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Story Archives: Taking one for the team
|Taking one for the team|
LSU baseball coach Paul Mainieri called it "taking one for the team."
Mainieri visited Wrigley Field in Chicago last month and sang "Take Me Out to the Ballgame during the seventh-inning stretch of the Cubs' 5-2 victory over the Cincinnati Reds.
"I'm not sure of what adjective would describe what that was like," Mainieri said. "It was pretty intimidating to look out at 41,000 people and do something that you have no talent to do. I'll give myself an A for effort, but I don't no about a passing mark on ability."
Mainieri is a close friend of Cubs General Manager Jim Hendry and assistant general manager Randy Bush, and two of Mainieri's former players at Notre Dame - Aaron Heilman and Jeff Samardzija - are members of the Cubs pitching staff.The Cubs roster also features former LSU infielders Ryan Theriot and Mike Fontenot, members of the Tigers' 2000 national championship team.
"I just thought it was a good opportunity to get some exposure for our baseball program," Mainieri said. "It was really great. When I walked into the stands I saw three guys with L, S and U painted on their bodies, I also saw LSU flags and T-shirts. People were yelling for me to sign autographs, which is pretty amazing in Wrigley Field."
Mainieri, in his third season at LSU, directed the Tigers last month to the 2009 College World Series title, the school's first CWS championship since 2000. He was named 2009 National Coach of the Year by Baseball America, Collegiate Baseball and Rivals.com.
"It's been an great summer," Mainieri said. "It's also been a bit draining, especially having to deal with high school players who end up signing with Major League teams."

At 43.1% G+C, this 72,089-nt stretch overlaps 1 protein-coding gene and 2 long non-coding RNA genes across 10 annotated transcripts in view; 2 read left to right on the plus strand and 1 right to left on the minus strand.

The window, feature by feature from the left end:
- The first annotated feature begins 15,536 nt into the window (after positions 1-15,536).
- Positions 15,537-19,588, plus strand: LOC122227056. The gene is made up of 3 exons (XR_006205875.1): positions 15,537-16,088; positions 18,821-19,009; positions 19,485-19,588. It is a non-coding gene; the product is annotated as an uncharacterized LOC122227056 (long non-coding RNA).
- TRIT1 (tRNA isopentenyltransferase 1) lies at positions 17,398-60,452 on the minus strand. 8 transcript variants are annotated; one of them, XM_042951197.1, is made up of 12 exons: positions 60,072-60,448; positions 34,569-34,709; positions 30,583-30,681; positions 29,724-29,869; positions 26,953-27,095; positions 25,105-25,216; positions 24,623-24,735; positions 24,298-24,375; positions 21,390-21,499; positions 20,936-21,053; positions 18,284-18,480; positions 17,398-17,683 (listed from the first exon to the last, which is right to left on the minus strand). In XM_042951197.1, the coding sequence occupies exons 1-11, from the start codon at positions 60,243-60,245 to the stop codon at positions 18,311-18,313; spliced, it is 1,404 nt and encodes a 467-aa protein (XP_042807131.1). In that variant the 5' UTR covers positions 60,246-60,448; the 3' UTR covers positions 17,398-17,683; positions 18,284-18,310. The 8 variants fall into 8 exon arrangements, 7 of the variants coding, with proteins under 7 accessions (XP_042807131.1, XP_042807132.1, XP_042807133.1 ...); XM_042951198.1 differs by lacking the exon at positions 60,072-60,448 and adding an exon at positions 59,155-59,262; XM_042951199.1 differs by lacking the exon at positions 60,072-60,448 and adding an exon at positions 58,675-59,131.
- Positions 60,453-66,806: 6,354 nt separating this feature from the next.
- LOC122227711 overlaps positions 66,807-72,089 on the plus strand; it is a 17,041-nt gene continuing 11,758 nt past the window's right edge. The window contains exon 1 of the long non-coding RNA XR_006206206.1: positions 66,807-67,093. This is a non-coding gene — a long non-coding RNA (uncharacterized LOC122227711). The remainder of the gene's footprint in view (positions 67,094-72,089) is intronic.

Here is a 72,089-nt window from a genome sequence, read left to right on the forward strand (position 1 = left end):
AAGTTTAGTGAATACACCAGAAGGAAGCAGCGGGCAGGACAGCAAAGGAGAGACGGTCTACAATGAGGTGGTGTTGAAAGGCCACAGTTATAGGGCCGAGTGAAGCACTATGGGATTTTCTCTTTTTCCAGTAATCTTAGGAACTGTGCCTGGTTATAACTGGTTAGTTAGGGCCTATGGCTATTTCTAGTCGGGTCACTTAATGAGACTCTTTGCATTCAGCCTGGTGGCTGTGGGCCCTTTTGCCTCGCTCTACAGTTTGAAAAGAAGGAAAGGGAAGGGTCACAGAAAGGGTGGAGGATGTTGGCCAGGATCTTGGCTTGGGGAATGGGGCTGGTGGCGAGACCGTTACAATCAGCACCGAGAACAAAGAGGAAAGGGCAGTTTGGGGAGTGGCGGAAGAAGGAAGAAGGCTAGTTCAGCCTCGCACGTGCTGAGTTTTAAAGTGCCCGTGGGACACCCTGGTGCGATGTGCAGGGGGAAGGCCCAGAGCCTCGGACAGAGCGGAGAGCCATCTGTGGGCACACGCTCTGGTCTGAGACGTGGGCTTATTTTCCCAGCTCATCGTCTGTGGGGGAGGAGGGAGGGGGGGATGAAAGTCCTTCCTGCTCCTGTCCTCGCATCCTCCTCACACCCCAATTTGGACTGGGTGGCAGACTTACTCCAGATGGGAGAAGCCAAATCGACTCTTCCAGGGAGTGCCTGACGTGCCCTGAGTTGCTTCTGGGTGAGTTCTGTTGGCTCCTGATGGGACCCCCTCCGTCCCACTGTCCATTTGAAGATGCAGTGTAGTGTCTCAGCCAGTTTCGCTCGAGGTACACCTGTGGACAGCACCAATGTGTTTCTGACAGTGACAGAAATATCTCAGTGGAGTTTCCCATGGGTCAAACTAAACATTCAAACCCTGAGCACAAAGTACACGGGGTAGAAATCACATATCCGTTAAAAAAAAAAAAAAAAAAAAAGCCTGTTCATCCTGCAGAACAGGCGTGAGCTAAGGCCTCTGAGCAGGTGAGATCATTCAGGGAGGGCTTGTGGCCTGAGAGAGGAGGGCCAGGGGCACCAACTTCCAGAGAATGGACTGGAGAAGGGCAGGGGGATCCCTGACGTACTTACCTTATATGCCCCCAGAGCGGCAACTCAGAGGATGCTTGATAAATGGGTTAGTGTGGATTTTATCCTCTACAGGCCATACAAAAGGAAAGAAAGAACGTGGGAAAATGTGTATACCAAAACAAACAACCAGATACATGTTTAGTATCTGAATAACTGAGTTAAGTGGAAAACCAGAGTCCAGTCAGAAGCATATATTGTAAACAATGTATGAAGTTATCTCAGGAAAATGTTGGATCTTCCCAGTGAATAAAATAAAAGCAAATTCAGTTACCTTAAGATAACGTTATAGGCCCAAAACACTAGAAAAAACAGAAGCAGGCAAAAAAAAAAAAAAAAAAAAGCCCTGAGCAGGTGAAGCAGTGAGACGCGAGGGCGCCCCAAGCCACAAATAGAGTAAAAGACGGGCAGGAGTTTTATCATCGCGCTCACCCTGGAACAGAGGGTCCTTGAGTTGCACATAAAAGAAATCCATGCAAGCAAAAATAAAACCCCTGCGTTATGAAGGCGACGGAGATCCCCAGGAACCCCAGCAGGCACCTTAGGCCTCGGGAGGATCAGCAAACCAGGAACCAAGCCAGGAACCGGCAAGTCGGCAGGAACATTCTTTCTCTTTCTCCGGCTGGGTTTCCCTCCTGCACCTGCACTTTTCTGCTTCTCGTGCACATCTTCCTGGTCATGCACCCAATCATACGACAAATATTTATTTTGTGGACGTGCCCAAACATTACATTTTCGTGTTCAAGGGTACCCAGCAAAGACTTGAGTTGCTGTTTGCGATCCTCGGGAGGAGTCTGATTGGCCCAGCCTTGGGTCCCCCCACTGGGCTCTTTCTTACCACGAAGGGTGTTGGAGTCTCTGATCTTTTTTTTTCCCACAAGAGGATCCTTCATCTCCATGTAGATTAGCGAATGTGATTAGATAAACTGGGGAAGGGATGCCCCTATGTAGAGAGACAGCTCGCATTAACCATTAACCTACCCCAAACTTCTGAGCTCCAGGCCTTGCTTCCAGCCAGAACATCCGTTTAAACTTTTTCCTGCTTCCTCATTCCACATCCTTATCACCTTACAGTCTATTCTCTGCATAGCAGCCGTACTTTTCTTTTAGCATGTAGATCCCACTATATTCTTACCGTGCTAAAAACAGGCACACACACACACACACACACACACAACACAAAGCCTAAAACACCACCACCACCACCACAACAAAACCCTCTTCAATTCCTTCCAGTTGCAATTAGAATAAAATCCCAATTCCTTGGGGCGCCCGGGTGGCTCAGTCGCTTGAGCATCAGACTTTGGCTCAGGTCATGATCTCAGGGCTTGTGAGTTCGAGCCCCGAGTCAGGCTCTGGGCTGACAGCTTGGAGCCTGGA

Mainieri lost three high school seniors who signed with LSU, but accepted signing offers from Major League teams.
Leave it to the NCAA and other such powers to keep someone from celebrating their success for too long.
Especially when it comes to college baseball.
Mainieri has been deservedly riding the high waves of a national championship and using those waves to make it possible for even more titles to hang up in Titletown.
That quest seemed even more plausible throughout most of August when Lafayette pitcher Brody Colvin apparently turned down an offer from the Philadelphia Phillies to pitch for the Tigers.
But the rug got pulled out from under Mainieri when the Phillies made an offer on — get this — August 17, offering Colvin $900,000 from the $750,000 original offer.
You can't blame Colvin. That's close to a million dollars. Then again, was he using LSU to force the Phillies to raise the stakes?
The shame of the matter is that Mainieri and his coaches have spent the past two years courting Colvin and had him in their pockets until the Phillies snatched him away as the LSU coach was hanging his nameplate in Alex Box.
But Mainieri was very diplomatic in discussing the problems college baseball coaches face in recruiting.
"It can be frustrating at times, but it's part of the nature of being a college baseball coach. I certainly don't mind a player going pro after three years giving his time to the LSU program. You don't want to sell your team short by not going after a player who may go pro. You try and gauge his talent and his interest in coming to college. All I will ever ask a player is to be honest."
Colvin, was selected in the seventh round as the 227th overall selection last June. LSU signees Zack Von Rosenberg and Slade Heathcott, who also chose the pros after being drafted last June as well.
Mainieri does have a problem with the fact that Major League Baseball teams have until Aug. 17 to still sign their draft choices who previously signed with schools.
"I know they won't change the date and even if they did it wouldn't change players from going pro," Mainieri said. "But it would give college coaches a fighting chance to fill that hole."
Mainieri did have 13 other signees make it through freshman orientation Monday and enroll in school. They will be on hand for the 2010 season.
"We're anxious to get started," Mainieri said. "We feel we have a lot of talent to work with and will try to mold that talent into a national championship team."
Mainieri will also have to make time for a visit to Washington, D.C.
"They have changed the policy a bit at the White House in that the president does not invite any championship teams but football and basketball," Mainieri said. "The vice-president has extended an invitation to us and we are currently working with their office to figure out a good date to fly up."